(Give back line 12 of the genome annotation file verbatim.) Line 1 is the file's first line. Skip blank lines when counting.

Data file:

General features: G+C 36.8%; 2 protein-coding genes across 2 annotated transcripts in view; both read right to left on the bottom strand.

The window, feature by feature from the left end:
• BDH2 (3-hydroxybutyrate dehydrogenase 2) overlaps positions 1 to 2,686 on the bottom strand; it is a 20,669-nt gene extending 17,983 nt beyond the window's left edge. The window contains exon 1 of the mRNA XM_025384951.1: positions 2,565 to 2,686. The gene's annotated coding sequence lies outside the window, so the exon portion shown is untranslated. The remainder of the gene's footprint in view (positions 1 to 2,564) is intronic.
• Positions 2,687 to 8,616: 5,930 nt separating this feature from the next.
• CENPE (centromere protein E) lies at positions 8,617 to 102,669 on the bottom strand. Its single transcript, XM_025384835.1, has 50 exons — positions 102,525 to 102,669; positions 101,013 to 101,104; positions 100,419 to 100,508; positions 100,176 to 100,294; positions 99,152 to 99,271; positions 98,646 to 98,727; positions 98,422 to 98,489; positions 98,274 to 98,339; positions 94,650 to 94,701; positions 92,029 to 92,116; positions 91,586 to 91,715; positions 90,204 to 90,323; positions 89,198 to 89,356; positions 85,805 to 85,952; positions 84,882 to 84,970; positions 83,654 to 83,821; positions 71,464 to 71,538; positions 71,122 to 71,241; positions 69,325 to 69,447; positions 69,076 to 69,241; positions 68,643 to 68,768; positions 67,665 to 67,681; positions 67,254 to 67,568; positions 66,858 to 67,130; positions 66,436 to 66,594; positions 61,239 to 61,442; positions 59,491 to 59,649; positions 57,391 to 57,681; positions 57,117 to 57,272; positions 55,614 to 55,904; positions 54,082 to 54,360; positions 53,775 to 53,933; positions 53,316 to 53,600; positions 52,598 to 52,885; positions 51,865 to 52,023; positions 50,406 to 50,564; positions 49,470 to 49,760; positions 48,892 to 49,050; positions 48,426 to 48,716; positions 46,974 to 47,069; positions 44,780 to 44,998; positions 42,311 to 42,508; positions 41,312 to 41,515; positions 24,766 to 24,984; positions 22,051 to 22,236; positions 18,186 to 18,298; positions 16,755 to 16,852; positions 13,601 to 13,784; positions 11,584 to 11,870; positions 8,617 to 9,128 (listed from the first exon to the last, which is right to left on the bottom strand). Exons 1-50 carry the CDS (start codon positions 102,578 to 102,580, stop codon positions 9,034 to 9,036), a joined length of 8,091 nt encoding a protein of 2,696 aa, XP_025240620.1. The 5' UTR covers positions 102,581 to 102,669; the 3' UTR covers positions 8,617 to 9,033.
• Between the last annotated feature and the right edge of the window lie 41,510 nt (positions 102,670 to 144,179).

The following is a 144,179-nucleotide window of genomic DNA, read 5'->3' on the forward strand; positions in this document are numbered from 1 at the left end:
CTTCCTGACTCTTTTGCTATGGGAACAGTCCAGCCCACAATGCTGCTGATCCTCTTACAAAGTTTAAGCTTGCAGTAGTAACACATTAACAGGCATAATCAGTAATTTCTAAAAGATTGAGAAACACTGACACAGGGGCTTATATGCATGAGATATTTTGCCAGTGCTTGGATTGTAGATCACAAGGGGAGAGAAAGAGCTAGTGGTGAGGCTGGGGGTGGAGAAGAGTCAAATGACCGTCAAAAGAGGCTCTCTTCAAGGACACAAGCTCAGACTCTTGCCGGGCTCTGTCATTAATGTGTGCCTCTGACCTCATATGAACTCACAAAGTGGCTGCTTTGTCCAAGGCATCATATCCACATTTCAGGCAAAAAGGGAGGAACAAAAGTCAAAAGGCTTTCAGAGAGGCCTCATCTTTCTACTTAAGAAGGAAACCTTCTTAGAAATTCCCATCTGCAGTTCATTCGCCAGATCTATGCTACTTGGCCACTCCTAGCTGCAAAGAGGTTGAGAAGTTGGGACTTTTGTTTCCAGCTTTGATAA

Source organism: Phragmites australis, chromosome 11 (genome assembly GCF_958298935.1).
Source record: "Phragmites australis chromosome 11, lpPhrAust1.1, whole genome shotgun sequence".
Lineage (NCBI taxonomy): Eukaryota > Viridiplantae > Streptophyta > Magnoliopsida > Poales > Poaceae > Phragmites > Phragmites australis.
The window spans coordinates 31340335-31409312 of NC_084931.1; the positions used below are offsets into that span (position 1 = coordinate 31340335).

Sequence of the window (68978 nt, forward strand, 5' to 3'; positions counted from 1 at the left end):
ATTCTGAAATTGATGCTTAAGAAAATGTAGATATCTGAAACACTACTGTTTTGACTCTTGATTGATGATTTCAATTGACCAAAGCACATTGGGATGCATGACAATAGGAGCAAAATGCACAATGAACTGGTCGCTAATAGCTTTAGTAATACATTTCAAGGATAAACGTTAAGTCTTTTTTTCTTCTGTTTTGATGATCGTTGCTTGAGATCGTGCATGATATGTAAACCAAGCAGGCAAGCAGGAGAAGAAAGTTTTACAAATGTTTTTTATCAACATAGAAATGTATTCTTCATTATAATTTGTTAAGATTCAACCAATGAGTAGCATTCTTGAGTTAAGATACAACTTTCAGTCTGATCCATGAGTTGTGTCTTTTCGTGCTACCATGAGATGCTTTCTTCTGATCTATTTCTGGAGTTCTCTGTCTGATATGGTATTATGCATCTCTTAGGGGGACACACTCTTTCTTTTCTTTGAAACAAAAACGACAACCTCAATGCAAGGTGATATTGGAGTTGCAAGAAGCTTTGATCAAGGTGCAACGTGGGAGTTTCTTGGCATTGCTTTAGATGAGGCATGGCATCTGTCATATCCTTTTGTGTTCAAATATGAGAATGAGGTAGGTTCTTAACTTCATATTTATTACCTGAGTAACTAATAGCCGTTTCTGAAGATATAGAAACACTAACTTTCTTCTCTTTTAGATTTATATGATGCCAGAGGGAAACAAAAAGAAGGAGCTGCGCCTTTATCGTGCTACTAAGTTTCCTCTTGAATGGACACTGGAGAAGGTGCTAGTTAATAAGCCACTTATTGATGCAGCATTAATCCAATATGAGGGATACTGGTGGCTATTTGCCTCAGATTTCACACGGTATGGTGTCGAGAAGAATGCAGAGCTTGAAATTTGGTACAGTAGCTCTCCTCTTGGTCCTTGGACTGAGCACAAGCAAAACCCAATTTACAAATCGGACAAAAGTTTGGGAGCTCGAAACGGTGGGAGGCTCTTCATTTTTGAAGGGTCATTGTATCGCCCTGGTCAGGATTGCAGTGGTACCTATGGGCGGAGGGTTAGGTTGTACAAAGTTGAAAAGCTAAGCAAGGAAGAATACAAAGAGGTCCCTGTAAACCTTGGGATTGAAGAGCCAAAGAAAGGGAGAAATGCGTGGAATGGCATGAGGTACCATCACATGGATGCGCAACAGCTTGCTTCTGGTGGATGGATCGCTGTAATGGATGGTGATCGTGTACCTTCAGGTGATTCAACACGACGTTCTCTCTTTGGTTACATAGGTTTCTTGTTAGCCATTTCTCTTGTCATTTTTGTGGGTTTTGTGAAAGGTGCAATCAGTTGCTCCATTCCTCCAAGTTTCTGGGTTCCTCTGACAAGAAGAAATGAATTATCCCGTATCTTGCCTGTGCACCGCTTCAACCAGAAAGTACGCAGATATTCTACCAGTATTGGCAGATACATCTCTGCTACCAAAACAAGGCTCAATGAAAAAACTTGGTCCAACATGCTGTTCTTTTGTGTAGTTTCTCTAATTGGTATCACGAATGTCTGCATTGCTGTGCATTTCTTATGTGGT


The window spans coordinates 31340335-31409312 of NC_084931.1; the positions used below are offsets into that span (position 1 = coordinate 31340335).